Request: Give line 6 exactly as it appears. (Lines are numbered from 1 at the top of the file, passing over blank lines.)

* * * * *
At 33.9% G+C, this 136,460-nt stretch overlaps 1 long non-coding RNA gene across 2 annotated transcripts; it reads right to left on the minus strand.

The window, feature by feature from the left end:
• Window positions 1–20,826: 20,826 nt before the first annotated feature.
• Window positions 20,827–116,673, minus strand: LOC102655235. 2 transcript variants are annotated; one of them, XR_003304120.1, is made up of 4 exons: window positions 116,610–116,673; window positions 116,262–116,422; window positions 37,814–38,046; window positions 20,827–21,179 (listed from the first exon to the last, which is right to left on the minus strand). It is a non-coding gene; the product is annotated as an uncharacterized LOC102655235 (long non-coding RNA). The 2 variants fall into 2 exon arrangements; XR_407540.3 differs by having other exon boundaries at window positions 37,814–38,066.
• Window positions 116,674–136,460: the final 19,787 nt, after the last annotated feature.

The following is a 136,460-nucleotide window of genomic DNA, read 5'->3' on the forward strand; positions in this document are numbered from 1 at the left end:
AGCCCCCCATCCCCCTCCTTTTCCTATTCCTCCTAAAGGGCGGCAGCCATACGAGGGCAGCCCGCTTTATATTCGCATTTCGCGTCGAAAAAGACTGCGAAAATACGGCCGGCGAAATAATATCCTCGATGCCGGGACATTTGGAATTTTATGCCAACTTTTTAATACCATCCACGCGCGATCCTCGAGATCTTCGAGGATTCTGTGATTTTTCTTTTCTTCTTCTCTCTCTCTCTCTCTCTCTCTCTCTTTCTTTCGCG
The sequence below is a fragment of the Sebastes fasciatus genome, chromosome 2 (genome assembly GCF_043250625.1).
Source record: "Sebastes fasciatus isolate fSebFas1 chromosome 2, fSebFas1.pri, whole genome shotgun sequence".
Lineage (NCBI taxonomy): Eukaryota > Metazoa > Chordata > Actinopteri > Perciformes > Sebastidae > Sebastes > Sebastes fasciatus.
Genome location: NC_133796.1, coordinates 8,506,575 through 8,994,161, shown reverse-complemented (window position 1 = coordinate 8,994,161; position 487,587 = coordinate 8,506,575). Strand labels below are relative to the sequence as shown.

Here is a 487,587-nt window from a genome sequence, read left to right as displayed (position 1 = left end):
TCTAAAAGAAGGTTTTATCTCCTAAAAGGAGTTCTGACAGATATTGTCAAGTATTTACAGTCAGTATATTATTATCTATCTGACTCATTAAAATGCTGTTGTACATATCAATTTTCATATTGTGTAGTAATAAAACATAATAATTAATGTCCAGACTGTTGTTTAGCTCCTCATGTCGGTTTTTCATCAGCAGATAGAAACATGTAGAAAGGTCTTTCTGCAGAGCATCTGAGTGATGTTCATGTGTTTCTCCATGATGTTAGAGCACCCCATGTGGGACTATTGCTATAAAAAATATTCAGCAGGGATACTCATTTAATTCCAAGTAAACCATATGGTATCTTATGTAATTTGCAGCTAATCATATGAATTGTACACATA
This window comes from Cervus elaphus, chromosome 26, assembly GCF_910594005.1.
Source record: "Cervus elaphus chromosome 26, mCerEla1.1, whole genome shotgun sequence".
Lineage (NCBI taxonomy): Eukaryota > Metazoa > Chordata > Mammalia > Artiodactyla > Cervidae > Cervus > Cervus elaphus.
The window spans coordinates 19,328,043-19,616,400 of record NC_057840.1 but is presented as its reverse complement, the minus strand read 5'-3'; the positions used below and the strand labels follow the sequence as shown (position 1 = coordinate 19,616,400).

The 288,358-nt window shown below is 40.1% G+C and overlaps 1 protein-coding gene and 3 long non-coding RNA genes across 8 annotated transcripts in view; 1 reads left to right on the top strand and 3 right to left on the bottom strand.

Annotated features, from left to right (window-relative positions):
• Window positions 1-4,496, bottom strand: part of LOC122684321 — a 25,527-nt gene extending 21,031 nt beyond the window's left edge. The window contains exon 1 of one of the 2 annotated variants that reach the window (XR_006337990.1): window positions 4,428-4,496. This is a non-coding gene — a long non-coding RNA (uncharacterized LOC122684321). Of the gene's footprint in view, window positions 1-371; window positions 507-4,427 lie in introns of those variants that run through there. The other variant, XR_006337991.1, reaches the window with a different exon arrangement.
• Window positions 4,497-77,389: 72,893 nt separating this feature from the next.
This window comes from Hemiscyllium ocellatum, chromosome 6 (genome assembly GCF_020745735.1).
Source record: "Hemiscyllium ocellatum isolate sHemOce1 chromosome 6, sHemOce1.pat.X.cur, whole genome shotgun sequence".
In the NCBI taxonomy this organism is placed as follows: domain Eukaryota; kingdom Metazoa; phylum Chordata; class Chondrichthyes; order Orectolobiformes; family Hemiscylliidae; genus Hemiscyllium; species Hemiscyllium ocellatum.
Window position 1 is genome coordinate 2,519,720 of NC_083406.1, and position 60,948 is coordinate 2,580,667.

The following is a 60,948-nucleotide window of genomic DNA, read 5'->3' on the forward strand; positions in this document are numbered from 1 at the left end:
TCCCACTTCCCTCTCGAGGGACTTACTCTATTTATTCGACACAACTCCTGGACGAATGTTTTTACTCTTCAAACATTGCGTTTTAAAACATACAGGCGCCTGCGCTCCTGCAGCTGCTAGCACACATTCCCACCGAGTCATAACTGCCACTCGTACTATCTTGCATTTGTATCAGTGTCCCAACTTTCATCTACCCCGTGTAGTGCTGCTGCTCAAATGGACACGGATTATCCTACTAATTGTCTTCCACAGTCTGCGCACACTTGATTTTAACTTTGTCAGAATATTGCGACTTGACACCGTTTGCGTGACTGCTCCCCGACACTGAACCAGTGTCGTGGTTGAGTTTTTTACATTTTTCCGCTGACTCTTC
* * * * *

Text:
The following is a 136,460-nucleotide window of genomic DNA, read 5'->3' on the forward strand; positions in this document are numbered from 1 at the left end: